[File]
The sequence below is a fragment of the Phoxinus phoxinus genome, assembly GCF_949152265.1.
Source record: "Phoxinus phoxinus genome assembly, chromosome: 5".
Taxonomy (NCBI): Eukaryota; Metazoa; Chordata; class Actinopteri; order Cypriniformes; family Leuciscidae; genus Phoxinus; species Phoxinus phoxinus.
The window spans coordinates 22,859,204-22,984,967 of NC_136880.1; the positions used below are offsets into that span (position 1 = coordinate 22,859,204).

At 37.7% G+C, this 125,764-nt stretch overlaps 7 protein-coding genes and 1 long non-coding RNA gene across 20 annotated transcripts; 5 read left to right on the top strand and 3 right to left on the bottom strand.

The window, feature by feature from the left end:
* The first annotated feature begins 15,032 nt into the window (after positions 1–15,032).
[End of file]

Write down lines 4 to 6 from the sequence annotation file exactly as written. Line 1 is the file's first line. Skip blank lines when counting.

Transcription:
The window spans coordinates 22,859,204-22,984,967 of NC_136880.1; the positions used below are offsets into that span (position 1 = coordinate 22,859,204).

At 37.7% G+C, this 125,764-nt stretch overlaps 7 protein-coding genes and 1 long non-coding RNA gene across 20 annotated transcripts; 5 read left to right on the top strand and 3 right to left on the bottom strand.

The window, feature by feature from the left end: